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The economic performance of cities: a Markov-switching approach

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  • Michael T. Owyang
  • Jeremy M. Piger
  • Howard J. Wall
  • Christopher H. Wheeler

Abstract

This paper examines the determinants of employment growth in metro areas. To obtain growth rates, we use a Markov-switching model that separates a city’s growth path into two distinct phases (high and low), each with its own growth rate. The simple average growth rate over some period is, therefore, the weighted average of the high-phase and low-phase growth rates, with the weight being the frequency of the two phases. We estimate the effects of a variety of factors separately for the high-phase and low-phase growth rates, along with the frequency of the low phase. We find that growth in the high phase is related to human capital, industry mix, and average firm size. In contrast, we find that growth in the low phase is mostly related to industry mix, specifically, the relative importance of manufacturing. Finally, the frequency of the low phase appears to be related to the level of non-education human capital, but to none of the other variables. Overall, our results strongly reject the notion that city-level characteristics influence employment growth equally across the phases of the business cycle.

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Bibliographic Info

Paper provided by Federal Reserve Bank of St. Louis in its series Working Papers with number 2006-056.

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Date of creation: 2007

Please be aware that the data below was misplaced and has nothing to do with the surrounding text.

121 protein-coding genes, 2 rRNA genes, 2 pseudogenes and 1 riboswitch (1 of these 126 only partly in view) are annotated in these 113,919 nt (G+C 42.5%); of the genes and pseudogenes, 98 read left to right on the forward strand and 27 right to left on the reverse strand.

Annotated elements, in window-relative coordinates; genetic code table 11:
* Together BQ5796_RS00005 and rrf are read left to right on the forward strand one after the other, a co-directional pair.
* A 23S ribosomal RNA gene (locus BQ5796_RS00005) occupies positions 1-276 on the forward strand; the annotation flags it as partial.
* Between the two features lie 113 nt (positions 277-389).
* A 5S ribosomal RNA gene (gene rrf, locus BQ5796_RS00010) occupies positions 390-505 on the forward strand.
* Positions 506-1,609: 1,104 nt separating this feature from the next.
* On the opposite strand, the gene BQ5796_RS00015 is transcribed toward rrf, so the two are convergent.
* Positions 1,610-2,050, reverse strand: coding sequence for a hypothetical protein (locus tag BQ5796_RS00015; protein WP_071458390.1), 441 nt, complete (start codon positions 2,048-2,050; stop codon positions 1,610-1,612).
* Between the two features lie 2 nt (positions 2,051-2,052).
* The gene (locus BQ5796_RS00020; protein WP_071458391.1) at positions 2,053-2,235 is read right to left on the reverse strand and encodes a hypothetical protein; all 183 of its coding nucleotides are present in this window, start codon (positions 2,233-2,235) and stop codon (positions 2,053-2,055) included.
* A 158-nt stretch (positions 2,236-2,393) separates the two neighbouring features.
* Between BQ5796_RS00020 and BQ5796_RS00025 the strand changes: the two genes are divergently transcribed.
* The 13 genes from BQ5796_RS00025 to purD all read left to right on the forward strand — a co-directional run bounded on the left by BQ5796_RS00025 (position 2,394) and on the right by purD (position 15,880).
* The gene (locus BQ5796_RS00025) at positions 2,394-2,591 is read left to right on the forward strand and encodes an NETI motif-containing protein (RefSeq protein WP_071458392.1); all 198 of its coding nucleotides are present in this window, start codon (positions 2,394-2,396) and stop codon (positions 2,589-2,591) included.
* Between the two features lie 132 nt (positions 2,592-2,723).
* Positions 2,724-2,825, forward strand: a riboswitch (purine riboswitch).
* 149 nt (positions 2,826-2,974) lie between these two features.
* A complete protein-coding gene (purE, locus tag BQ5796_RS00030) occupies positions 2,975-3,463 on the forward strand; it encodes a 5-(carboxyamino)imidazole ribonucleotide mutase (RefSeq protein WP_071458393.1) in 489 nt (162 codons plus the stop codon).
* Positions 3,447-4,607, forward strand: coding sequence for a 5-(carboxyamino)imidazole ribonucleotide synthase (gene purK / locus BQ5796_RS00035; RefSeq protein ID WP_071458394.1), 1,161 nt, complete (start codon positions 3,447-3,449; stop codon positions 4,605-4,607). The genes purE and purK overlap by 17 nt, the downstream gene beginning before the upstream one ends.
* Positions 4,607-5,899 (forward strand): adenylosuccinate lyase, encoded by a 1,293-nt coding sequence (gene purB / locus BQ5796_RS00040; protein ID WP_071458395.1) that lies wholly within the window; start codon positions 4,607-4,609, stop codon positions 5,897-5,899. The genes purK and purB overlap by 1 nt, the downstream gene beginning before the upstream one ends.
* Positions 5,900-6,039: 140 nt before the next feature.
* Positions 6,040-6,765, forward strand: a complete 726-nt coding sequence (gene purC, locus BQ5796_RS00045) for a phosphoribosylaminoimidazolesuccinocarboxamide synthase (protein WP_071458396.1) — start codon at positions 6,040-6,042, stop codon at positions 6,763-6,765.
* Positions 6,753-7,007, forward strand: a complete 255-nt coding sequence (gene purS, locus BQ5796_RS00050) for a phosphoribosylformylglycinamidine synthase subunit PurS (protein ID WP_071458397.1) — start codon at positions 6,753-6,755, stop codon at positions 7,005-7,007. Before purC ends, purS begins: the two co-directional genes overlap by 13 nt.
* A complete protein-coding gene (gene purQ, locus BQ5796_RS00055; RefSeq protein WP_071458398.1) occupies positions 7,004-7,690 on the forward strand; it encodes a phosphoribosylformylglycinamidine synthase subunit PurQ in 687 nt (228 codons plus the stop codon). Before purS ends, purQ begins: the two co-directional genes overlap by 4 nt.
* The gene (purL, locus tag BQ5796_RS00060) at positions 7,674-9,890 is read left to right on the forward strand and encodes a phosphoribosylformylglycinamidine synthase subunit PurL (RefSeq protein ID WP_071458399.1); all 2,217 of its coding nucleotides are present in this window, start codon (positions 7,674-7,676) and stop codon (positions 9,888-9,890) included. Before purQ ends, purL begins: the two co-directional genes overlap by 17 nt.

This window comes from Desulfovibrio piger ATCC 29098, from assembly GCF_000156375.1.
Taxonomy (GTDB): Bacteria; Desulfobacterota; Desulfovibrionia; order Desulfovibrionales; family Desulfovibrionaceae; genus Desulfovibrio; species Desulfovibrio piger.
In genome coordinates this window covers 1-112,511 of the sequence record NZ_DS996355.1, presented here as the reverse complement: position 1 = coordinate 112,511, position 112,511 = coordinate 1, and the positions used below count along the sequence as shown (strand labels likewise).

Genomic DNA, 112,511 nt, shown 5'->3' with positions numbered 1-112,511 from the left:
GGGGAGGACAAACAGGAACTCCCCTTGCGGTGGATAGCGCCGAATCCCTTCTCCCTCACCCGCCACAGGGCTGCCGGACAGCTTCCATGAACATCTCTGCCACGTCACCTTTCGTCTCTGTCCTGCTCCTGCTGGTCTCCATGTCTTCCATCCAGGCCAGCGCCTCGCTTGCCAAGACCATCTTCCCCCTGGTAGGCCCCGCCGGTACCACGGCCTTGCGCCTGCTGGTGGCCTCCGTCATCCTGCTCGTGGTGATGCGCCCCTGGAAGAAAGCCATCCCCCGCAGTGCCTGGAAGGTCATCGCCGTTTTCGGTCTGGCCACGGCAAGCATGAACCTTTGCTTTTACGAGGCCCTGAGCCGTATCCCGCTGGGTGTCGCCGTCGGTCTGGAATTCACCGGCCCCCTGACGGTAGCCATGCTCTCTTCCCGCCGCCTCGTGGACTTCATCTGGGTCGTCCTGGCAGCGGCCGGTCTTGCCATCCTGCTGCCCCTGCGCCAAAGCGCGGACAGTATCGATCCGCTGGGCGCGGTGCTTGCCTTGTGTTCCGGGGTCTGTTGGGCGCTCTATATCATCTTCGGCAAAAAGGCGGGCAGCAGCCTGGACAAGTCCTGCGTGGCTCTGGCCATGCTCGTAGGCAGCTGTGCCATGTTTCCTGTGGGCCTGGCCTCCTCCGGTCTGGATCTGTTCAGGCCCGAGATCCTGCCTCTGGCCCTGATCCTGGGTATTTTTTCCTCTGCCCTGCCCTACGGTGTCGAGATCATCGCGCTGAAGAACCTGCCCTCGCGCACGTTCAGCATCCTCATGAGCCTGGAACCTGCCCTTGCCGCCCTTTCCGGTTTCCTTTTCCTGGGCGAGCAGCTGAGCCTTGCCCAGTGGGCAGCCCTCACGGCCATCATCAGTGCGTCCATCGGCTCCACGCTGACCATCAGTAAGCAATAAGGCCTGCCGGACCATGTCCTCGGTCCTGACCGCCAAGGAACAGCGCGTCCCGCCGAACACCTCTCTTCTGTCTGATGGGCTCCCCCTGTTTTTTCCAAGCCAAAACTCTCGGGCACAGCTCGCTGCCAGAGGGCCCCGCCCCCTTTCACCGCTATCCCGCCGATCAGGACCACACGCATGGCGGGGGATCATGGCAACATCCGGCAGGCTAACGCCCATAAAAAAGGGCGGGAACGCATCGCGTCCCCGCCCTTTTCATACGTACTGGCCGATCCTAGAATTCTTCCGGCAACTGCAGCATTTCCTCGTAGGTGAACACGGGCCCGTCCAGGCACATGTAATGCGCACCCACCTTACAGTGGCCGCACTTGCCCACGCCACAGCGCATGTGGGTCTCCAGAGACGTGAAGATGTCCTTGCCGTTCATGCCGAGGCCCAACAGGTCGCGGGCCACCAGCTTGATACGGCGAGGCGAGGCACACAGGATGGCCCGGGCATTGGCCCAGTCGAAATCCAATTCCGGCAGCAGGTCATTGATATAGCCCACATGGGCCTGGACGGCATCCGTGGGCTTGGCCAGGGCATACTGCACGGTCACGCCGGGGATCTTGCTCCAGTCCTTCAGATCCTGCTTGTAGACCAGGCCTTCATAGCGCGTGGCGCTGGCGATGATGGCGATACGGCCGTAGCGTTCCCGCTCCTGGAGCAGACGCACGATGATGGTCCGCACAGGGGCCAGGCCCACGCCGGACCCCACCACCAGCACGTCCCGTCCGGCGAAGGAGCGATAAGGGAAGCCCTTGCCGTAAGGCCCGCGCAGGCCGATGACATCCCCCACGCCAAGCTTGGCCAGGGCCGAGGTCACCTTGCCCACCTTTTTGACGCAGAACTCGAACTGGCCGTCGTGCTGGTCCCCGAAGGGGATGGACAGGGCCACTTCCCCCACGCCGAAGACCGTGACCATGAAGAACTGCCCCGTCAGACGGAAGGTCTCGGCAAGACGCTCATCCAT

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Publication status: Published in Journal of Urban Economics, November 2008, 64(3), pp. 538-50
Handle: RePEc:fip:fedlwp:2006-056

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Keywords: Business cycles ; Cities and towns;

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  1. Harding, Don & Pagan, Adrian, 2006. "Synchronization of cycles," Journal of Econometrics, Elsevier, vol. 132(1), pages 59-79, May.
  2. Michael T. Owyang & Jeremy Piger & Howard J. Wall & Federal Reserve Bank of St. Louis, 2006. "A State-Level Analysis of the Great Moderation," Computing in Economics and Finance 2006 131, Society for Computational Economics.
  3. Gabriel Perez-Quiros & Margaret M. McConnell, 2000. "Output Fluctuations in the United States: What Has Changed since the Early 1980's?," American Economic Review, American Economic Association, vol. 90(5), pages 1464-1476, December.
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  7. Engelhardt, Gary V., 2003. "Nominal loss aversion, housing equity constraints, and household mobility: evidence from the United States," Journal of Urban Economics, Elsevier, vol. 53(1), pages 171-195, January.
  8. Diebold & Rudebusch, . "Measuring Business Cycle: A Modern Perspective," Home Pages _061, University of Pennsylvania.
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  17. Edward L. Glaeser, 2005. "Urban colossus: why is New York America's largest city?," Economic Policy Review, Federal Reserve Bank of New York, issue Dec, pages 7-24.